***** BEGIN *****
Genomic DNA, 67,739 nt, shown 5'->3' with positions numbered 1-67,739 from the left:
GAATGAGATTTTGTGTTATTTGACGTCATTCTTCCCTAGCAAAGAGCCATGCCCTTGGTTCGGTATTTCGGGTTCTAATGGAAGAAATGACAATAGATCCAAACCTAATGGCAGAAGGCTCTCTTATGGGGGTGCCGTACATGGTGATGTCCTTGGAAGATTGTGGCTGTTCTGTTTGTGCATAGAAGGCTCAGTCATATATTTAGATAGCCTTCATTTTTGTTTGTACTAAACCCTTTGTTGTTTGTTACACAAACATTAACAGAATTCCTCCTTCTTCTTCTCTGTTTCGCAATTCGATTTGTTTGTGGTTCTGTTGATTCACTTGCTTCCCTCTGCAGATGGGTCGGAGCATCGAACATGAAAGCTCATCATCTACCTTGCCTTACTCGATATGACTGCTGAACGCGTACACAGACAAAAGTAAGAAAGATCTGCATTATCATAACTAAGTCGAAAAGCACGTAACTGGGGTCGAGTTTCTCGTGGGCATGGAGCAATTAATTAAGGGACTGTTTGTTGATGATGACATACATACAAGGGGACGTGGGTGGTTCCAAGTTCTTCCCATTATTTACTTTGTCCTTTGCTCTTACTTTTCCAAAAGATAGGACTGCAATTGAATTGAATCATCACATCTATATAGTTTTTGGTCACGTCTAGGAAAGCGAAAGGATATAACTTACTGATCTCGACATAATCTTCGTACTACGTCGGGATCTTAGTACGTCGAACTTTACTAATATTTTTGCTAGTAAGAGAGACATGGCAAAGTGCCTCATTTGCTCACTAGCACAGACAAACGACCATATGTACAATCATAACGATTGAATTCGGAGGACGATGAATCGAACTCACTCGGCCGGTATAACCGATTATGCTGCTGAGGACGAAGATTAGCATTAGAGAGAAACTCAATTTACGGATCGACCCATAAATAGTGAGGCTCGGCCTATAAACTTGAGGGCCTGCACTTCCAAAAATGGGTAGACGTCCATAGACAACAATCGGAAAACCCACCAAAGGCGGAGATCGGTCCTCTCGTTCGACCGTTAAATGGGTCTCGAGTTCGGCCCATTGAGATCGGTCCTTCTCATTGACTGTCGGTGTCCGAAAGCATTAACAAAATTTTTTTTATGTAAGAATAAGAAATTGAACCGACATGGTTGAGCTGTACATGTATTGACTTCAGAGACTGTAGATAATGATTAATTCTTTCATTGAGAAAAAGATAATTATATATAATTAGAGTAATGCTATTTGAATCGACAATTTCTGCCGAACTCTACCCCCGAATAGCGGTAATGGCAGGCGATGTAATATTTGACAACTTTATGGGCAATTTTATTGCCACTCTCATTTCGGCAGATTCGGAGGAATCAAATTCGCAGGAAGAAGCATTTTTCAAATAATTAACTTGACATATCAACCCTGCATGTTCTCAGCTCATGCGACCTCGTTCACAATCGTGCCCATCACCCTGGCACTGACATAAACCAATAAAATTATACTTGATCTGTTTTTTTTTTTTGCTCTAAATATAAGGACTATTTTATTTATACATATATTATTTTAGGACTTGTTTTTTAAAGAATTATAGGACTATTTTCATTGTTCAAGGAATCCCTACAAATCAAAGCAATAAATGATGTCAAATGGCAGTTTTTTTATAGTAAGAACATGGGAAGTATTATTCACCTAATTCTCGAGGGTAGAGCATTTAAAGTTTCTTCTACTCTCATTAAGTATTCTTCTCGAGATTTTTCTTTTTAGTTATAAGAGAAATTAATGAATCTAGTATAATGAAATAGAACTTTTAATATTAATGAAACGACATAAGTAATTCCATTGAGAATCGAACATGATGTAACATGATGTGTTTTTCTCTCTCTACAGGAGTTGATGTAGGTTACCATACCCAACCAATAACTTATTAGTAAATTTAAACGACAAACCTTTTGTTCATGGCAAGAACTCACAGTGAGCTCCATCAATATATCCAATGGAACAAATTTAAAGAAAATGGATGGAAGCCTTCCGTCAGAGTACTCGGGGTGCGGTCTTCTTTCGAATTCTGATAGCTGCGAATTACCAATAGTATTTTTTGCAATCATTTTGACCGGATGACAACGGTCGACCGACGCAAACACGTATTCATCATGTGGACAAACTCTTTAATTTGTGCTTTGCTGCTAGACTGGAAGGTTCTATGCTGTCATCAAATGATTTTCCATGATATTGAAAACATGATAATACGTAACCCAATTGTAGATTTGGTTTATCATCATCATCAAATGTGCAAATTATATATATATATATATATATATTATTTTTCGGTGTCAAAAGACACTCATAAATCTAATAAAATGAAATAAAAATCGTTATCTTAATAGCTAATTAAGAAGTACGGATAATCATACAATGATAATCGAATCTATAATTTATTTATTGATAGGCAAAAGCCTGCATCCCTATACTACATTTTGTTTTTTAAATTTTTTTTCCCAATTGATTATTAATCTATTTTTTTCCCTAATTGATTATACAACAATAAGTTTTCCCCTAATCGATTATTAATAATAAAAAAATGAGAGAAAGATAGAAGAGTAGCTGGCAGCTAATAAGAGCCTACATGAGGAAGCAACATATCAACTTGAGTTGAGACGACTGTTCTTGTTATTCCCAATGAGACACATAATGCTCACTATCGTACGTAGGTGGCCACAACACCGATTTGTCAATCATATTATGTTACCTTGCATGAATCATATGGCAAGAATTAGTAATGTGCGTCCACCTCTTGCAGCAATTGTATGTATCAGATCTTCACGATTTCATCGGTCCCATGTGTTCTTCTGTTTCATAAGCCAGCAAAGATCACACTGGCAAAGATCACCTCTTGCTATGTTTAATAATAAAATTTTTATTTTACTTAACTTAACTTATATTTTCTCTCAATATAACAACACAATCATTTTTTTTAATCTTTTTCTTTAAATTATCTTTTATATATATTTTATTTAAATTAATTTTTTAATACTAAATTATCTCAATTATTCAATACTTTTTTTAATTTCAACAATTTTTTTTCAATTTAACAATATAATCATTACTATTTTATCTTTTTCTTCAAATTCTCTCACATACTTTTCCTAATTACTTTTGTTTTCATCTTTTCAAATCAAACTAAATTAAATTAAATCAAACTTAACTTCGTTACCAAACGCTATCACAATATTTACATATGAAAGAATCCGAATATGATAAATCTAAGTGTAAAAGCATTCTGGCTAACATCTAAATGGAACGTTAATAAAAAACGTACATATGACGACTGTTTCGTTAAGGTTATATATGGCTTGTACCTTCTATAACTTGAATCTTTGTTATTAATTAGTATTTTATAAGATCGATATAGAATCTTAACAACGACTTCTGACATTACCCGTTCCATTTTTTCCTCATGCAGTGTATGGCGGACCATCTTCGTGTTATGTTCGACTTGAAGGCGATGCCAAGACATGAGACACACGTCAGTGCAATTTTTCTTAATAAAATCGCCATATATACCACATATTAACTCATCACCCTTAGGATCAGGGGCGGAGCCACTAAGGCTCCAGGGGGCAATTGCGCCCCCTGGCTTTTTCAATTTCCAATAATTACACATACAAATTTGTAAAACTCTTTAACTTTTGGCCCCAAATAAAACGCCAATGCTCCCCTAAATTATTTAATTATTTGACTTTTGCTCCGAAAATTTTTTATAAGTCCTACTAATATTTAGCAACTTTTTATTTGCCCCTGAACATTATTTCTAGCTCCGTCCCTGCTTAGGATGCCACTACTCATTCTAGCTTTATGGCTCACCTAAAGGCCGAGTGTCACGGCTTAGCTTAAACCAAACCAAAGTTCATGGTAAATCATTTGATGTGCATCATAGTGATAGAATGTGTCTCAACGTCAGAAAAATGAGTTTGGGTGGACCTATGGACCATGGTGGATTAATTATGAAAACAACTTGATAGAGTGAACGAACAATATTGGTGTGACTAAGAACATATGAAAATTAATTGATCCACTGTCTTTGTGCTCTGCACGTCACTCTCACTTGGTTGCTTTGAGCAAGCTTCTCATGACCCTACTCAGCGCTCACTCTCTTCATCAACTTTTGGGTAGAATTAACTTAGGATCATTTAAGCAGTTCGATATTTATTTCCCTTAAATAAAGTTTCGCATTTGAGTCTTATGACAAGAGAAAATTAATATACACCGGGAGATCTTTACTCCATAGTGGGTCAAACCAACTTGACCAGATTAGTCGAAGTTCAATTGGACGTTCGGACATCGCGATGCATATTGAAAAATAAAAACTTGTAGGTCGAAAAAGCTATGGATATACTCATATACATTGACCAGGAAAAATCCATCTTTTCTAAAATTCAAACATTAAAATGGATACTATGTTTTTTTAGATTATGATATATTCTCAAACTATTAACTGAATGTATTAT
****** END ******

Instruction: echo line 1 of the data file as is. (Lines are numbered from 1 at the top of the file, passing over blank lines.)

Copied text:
Genomic DNA, 67,739 nt, shown 5'->3' with positions numbered 1-67,739 from the left: